I'm arguing that what makes a troll is not criticism or even offence, but malice: those who bully are hoping to cause pain, and revel in it.
This, in turn, is often because of their own anguish, anxiety or discomfort. They seek to diminish their own pain with pleasure in others'. A sample:
Despite the rhetoric - my own and others - trolls are not monsters. They are, in fact, boringly human. Indeed, this fact is often behind their desire to hurt: a heightened feeling of their own ordinariness, smallness, ugliness. Malice rarely comes from confidence, joy, pride; from pleasure in oneself. Instead, it is born of pain.
This is either because one sees one's own psyche and achievements as pitiable and petty, or because they seem so next to a hated other's.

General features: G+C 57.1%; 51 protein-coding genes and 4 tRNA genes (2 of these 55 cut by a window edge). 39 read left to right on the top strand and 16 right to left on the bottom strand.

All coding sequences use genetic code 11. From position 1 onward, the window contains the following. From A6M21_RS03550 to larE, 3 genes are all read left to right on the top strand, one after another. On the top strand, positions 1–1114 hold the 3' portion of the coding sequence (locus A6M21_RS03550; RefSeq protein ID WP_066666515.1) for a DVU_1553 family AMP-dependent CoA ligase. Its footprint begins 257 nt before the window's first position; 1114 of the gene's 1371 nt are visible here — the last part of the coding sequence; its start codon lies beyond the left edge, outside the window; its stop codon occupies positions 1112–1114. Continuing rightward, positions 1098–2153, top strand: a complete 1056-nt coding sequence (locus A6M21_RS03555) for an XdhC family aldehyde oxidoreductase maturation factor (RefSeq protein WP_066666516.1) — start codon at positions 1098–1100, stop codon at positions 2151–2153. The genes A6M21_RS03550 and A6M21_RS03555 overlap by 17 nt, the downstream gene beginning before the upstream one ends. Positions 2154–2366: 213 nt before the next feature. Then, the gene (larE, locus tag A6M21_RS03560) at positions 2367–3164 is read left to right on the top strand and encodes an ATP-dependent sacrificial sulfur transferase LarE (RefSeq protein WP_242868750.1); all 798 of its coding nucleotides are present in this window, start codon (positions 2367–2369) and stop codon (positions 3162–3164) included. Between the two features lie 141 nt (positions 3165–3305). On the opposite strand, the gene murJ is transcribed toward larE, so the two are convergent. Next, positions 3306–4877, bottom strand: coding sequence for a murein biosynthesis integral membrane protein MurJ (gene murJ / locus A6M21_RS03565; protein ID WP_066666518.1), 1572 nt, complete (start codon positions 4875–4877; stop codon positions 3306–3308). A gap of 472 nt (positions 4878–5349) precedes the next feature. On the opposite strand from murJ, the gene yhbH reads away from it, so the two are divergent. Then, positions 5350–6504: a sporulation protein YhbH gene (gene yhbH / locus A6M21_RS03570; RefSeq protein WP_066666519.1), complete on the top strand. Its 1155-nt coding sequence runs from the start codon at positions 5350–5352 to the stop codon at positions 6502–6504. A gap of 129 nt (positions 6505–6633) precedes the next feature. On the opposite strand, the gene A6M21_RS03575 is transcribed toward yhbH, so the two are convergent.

Often this is because of rivalry - the reporter trolling the up-and-coming columnist, for example. But it can also be the absurd envy of the pop culture consumer, who is oddly diminished by the glamour, fame and income of a celebrity who is a stranger to them.
In each case, the common drive is revenge: this somebody highlights my shortcomings, and causes me pain, and so I will seek my pound of electronic flesh. It is a pathetic but common lurch at equilibrium; an animal protecting itself.(Image: Vampire Explored)